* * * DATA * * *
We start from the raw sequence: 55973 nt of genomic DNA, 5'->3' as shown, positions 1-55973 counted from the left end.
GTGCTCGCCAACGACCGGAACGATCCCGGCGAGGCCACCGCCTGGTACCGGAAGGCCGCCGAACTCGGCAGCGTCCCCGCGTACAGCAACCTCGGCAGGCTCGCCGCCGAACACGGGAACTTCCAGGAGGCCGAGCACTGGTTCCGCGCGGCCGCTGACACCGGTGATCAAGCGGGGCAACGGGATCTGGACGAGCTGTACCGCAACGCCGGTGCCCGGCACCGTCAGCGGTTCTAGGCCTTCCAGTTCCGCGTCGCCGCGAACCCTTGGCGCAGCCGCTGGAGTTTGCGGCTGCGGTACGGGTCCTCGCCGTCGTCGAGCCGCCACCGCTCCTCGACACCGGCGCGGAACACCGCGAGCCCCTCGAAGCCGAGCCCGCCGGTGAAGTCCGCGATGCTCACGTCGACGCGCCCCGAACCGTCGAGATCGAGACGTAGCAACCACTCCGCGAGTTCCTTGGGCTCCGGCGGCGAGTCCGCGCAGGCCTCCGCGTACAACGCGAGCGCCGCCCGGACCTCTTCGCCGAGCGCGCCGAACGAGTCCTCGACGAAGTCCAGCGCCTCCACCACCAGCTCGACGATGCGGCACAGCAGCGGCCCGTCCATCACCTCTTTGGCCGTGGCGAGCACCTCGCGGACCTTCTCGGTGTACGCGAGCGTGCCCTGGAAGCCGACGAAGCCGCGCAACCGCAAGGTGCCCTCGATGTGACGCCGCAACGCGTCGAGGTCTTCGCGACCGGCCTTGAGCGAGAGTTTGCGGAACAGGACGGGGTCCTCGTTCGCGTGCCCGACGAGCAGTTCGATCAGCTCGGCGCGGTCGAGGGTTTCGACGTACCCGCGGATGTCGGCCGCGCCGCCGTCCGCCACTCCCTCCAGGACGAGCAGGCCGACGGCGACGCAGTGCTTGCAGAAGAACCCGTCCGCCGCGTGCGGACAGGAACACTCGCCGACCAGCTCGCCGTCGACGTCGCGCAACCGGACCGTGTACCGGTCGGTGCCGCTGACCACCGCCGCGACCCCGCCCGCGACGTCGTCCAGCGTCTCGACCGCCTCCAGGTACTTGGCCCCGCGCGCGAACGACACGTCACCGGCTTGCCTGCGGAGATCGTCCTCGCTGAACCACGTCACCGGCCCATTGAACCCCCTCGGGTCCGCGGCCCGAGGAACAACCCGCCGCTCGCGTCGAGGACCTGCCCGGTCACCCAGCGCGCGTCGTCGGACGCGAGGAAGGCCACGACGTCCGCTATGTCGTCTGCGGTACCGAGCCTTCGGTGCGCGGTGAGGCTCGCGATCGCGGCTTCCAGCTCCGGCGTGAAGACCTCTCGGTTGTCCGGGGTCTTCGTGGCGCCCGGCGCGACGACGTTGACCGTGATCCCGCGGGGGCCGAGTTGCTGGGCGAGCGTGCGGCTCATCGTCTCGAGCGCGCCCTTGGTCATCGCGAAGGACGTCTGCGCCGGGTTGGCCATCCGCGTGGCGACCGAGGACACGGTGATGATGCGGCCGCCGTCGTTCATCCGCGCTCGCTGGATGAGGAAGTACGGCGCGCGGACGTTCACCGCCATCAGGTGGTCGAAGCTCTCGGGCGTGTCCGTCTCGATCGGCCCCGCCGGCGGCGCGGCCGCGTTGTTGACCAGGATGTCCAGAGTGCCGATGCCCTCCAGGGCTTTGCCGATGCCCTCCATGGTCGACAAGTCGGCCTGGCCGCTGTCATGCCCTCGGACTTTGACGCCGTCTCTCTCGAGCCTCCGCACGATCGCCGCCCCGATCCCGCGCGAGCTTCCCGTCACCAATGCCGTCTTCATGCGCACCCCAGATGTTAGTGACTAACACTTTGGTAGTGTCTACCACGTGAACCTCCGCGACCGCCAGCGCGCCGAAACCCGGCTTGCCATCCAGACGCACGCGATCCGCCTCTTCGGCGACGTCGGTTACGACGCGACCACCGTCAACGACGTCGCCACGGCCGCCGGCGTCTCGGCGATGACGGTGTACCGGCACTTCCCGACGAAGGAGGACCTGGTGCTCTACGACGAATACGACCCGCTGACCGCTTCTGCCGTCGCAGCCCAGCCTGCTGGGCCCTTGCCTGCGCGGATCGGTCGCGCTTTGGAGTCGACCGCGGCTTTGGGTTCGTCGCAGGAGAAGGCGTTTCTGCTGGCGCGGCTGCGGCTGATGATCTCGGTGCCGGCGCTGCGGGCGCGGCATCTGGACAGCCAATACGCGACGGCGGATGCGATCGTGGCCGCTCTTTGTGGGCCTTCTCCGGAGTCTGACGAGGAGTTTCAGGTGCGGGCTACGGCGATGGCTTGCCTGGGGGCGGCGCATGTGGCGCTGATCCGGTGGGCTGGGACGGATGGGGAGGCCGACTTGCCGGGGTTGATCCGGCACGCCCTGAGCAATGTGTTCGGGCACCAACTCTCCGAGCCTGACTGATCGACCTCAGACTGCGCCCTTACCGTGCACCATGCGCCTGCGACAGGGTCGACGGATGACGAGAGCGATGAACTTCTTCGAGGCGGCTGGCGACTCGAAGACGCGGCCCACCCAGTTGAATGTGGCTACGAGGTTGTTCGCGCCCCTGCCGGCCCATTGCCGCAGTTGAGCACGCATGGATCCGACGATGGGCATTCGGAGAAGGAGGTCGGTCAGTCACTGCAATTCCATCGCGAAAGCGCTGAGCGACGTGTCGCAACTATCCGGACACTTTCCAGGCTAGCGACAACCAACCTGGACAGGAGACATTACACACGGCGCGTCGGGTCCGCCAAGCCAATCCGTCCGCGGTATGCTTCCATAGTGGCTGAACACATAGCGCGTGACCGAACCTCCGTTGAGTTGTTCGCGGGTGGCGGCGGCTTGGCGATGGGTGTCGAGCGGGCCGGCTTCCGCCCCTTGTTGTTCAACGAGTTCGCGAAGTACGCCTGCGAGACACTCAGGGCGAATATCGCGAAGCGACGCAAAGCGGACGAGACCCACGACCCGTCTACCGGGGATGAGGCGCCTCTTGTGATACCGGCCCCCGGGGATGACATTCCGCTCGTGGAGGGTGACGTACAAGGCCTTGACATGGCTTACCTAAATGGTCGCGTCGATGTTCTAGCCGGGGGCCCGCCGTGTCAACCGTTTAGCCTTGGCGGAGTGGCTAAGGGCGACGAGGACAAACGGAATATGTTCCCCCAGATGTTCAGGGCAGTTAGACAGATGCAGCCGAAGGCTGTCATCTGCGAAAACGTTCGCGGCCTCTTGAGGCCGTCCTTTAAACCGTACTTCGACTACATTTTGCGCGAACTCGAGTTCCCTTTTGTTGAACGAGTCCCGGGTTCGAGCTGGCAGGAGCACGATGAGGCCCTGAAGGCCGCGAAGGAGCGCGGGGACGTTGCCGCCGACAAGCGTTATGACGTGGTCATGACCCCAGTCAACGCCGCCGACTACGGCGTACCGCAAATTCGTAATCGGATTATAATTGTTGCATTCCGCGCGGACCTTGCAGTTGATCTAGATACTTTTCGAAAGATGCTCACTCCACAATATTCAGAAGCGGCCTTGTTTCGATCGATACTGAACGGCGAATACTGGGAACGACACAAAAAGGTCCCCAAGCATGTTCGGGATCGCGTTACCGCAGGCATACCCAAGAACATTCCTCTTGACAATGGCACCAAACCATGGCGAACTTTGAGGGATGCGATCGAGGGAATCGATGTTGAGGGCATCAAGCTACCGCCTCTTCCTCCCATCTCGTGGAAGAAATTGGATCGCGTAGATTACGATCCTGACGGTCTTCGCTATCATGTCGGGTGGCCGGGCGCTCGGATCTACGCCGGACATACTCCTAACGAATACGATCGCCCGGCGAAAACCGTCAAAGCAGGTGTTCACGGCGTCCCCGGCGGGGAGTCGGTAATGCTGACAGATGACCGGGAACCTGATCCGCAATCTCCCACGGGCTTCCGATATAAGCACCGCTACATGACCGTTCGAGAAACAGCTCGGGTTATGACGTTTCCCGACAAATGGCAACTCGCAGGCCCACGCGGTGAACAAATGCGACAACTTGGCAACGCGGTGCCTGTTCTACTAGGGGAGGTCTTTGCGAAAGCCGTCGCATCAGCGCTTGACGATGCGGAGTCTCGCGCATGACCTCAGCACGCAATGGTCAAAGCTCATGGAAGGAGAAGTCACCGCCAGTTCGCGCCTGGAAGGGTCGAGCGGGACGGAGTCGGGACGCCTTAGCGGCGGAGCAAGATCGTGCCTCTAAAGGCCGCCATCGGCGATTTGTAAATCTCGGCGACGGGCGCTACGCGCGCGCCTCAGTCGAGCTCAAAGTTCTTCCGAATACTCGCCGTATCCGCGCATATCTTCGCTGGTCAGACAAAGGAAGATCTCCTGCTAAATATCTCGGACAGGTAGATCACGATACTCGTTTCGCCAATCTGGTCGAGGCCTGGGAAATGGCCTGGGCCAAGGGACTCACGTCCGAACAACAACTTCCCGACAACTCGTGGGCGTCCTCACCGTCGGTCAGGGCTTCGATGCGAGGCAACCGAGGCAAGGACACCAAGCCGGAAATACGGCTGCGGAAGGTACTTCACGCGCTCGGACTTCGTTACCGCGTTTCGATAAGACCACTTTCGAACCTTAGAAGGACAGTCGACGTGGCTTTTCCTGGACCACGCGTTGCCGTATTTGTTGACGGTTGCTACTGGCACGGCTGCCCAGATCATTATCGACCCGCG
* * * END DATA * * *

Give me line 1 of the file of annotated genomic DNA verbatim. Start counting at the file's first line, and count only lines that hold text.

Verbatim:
We start from the raw sequence: 55973 nt of genomic DNA, 5'->3' as shown, positions 1-55973 counted from the left end.